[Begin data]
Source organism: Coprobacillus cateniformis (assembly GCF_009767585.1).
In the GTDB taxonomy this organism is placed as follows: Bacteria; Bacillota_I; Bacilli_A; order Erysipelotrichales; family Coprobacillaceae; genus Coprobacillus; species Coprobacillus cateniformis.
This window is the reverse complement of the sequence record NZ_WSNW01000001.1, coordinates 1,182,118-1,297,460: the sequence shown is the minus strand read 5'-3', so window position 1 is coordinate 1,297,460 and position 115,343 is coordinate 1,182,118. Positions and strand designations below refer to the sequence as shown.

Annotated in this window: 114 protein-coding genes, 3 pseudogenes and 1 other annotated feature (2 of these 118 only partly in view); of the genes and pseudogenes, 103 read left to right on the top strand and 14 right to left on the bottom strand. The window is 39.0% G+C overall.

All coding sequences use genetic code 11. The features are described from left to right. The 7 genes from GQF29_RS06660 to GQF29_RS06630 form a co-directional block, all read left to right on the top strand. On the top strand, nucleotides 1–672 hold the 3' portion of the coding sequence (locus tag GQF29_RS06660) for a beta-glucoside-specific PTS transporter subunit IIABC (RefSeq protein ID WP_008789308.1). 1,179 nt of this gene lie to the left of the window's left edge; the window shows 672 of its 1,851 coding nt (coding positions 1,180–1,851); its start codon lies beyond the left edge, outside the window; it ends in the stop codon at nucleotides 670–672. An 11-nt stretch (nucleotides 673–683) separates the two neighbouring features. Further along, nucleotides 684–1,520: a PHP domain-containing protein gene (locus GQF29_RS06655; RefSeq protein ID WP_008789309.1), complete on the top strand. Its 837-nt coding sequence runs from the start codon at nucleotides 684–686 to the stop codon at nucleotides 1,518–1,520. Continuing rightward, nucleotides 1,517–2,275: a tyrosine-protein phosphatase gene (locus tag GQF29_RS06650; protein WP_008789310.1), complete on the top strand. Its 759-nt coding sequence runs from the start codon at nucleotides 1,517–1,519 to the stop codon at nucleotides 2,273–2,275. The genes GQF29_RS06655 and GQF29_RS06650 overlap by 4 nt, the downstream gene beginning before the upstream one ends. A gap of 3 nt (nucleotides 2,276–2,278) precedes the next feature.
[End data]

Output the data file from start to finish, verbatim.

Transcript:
Source organism: Coprobacillus cateniformis (assembly GCF_009767585.1).
In the GTDB taxonomy this organism is placed as follows: Bacteria; Bacillota_I; Bacilli_A; order Erysipelotrichales; family Coprobacillaceae; genus Coprobacillus; species Coprobacillus cateniformis.
This window is the reverse complement of the sequence record NZ_WSNW01000001.1, coordinates 1,182,118-1,297,460: the sequence shown is the minus strand read 5'-3', so window position 1 is coordinate 1,297,460 and position 115,343 is coordinate 1,182,118. Positions and strand designations below refer to the sequence as shown.

Annotated in this window: 114 protein-coding genes, 3 pseudogenes and 1 other annotated feature (2 of these 118 only partly in view); of the genes and pseudogenes, 103 read left to right on the top strand and 14 right to left on the bottom strand. The window is 39.0% G+C overall.

All coding sequences use genetic code 11. The features are described from left to right. The 7 genes from GQF29_RS06660 to GQF29_RS06630 form a co-directional block, all read left to right on the top strand. On the top strand, nucleotides 1–672 hold the 3' portion of the coding sequence (locus tag GQF29_RS06660) for a beta-glucoside-specific PTS transporter subunit IIABC (RefSeq protein ID WP_008789308.1). 1,179 nt of this gene lie to the left of the window's left edge; the window shows 672 of its 1,851 coding nt (coding positions 1,180–1,851); its start codon lies beyond the left edge, outside the window; it ends in the stop codon at nucleotides 670–672. An 11-nt stretch (nucleotides 673–683) separates the two neighbouring features. Further along, nucleotides 684–1,520: a PHP domain-containing protein gene (locus GQF29_RS06655; RefSeq protein ID WP_008789309.1), complete on the top strand. Its 837-nt coding sequence runs from the start codon at nucleotides 684–686 to the stop codon at nucleotides 1,518–1,520. Continuing rightward, nucleotides 1,517–2,275: a tyrosine-protein phosphatase gene (locus tag GQF29_RS06650; protein WP_008789310.1), complete on the top strand. Its 759-nt coding sequence runs from the start codon at nucleotides 1,517–1,519 to the stop codon at nucleotides 2,273–2,275. The genes GQF29_RS06655 and GQF29_RS06650 overlap by 4 nt, the downstream gene beginning before the upstream one ends. A gap of 3 nt (nucleotides 2,276–2,278) precedes the next feature.